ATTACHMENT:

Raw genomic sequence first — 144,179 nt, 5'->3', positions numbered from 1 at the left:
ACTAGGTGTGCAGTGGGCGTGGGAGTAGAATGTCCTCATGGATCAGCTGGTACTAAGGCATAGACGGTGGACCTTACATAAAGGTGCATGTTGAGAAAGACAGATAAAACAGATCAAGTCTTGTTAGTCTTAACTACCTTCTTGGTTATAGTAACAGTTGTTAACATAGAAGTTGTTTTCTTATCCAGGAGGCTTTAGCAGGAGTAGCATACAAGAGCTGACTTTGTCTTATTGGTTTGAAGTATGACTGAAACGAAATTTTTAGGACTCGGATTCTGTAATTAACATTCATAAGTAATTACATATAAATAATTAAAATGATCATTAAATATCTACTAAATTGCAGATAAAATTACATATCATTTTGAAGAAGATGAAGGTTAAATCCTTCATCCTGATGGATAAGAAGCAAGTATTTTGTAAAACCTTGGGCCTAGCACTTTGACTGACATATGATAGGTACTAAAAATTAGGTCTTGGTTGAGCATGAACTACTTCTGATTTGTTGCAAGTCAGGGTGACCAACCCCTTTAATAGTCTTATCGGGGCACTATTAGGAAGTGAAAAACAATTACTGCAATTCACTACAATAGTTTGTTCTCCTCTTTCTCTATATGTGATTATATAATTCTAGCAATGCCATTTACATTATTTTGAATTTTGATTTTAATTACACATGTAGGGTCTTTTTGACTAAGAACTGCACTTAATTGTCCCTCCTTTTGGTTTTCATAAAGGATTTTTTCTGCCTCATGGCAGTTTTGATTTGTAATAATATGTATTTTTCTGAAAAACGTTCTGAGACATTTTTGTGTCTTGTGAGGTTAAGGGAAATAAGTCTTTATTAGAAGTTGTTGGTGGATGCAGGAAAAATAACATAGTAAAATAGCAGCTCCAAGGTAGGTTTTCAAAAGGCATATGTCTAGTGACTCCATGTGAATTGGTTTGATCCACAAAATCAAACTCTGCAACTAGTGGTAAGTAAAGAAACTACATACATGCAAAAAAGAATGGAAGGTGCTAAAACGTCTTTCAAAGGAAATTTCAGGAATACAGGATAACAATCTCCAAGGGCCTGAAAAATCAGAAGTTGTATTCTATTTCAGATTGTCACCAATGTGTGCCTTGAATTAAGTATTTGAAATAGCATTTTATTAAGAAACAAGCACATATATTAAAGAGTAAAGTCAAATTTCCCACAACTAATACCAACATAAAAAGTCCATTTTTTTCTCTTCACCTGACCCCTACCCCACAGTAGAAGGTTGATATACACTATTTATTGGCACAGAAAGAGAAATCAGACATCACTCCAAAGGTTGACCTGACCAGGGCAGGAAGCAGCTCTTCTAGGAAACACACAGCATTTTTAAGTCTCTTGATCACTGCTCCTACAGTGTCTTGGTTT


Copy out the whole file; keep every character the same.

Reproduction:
Raw genomic sequence first — 144,179 nt, 5'->3', positions numbered from 1 at the left:
ACTAGGTGTGCAGTGGGCGTGGGAGTAGAATGTCCTCATGGATCAGCTGGTACTAAGGCATAGACGGTGGACCTTACATAAAGGTGCATGTTGAGAAAGACAGATAAAACAGATCAAGTCTTGTTAGTCTTAACTACCTTCTTGGTTATAGTAACAGTTGTTAACATAGAAGTTGTTTTCTTATCCAGGAGGCTTTAGCAGGAGTAGCATACAAGAGCTGACTTTGTCTTATTGGTTTGAAGTATGACTGAAACGAAATTTTTAGGACTCGGATTCTGTAATTAACATTCATAAGTAATTACATATAAATAATTAAAATGATCATTAAATATCTACTAAATTGCAGATAAAATTACATATCATTTTGAAGAAGATGAAGGTTAAATCCTTCATCCTGATGGATAAGAAGCAAGTATTTTGTAAAACCTTGGGCCTAGCACTTTGACTGACATATGATAGGTACTAAAAATTAGGTCTTGGTTGAGCATGAACTACTTCTGATTTGTTGCAAGTCAGGGTGACCAACCCCTTTAATAGTCTTATCGGGGCACTATTAGGAAGTGAAAAACAATTACTGCAATTCACTACAATAGTTTGTTCTCCTCTTTCTCTATATGTGATTATATAATTCTAGCAATGCCATTTACATTATTTTGAATTTTGATTTTAATTACACATGTAGGGTCTTTTTGACTAAGAACTGCACTTAATTGTCCCTCCTTTTGGTTTTCATAAAGGATTTTTTCTGCCTCATGGCAGTTTTGATTTGTAATAATATGTATTTTTCTGAAAAACGTTCTGAGACATTTTTGTGTCTTGTGAGGTTAAGGGAAATAAGTCTTTATTAGAAGTTGTTGGTGGATGCAGGAAAAATAACATAGTAAAATAGCAGCTCCAAGGTAGGTTTTCAAAAGGCATATGTCTAGTGACTCCATGTGAATTGGTTTGATCCACAAAATCAAACTCTGCAACTAGTGGTAAGTAAAGAAACTACATACATGCAAAAAAGAATGGAAGGTGCTAAAACGTCTTTCAAAGGAAATTTCAGGAATACAGGATAACAATCTCCAAGGGCCTGAAAAATCAGAAGTTGTATTCTATTTCAGATTGTCACCAATGTGTGCCTTGAATTAAGTATTTGAAATAGCATTTTATTAAGAAACAAGCACATATATTAAAGAGTAAAGTCAAATTTCCCACAACTAATACCAACATAAAAAGTCCATTTTTTTCTCTTCACCTGACCCCTACCCCACAGTAGAAGGTTGATATACACTATTTATTGGCACAGAAAGAGAAATCAGACATCACTCCAAAGGTTGACCTGACCAGGGCAGGAAGCAGCTCTTCTAGGAAACACACAGCATTTTTAAGTCTCTTGATCACTGCTCCTACAGTGTCTTGGTTT